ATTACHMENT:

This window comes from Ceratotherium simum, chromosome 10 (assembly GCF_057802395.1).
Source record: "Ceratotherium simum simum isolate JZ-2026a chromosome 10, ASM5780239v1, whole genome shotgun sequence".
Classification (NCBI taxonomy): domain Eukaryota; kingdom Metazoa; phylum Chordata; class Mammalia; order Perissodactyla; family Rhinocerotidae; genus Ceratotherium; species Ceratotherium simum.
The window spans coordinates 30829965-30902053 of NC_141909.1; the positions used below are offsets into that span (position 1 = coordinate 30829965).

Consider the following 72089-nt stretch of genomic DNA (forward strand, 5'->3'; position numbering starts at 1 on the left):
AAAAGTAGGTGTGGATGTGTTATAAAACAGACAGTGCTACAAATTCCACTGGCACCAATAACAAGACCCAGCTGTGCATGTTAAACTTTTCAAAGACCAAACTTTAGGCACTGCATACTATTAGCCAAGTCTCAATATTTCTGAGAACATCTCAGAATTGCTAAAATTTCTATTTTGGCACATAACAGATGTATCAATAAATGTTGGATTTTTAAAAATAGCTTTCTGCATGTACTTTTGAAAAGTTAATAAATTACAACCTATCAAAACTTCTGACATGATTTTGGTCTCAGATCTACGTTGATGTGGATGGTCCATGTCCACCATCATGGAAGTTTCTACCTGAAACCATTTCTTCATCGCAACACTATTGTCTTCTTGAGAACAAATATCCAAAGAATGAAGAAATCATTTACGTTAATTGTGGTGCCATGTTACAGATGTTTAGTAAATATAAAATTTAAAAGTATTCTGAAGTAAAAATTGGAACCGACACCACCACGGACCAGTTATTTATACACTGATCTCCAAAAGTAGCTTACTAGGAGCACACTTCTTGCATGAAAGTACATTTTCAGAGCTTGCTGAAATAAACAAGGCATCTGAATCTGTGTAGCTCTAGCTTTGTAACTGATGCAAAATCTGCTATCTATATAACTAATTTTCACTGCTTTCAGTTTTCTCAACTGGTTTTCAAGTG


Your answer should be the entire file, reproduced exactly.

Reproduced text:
This window comes from Ceratotherium simum, chromosome 10 (assembly GCF_057802395.1).
Source record: "Ceratotherium simum simum isolate JZ-2026a chromosome 10, ASM5780239v1, whole genome shotgun sequence".
Classification (NCBI taxonomy): domain Eukaryota; kingdom Metazoa; phylum Chordata; class Mammalia; order Perissodactyla; family Rhinocerotidae; genus Ceratotherium; species Ceratotherium simum.
The window spans coordinates 30829965-30902053 of NC_141909.1; the positions used below are offsets into that span (position 1 = coordinate 30829965).

Consider the following 72089-nt stretch of genomic DNA (forward strand, 5'->3'; position numbering starts at 1 on the left):
AAAAGTAGGTGTGGATGTGTTATAAAACAGACAGTGCTACAAATTCCACTGGCACCAATAACAAGACCCAGCTGTGCATGTTAAACTTTTCAAAGACCAAACTTTAGGCACTGCATACTATTAGCCAAGTCTCAATATTTCTGAGAACATCTCAGAATTGCTAAAATTTCTATTTTGGCACATAACAGATGTATCAATAAATGTTGGATTTTTAAAAATAGCTTTCTGCATGTACTTTTGAAAAGTTAATAAATTACAACCTATCAAAACTTCTGACATGATTTTGGTCTCAGATCTACGTTGATGTGGATGGTCCATGTCCACCATCATGGAAGTTTCTACCTGAAACCATTTCTTCATCGCAACACTATTGTCTTCTTGAGAACAAATATCCAAAGAATGAAGAAATCATTTACGTTAATTGTGGTGCCATGTTACAGATGTTTAGTAAATATAAAATTTAAAAGTATTCTGAAGTAAAAATTGGAACCGACACCACCACGGACCAGTTATTTATACACTGATCTCCAAAAGTAGCTTACTAGGAGCACACTTCTTGCATGAAAGTACATTTTCAGAGCTTGCTGAAATAAACAAGGCATCTGAATCTGTGTAGCTCTAGCTTTGTAACTGATGCAAAATCTGCTATCTATATAACTAATTTTCACTGCTTTCAGTTTTCTCAACTGGTTTTCAAGTG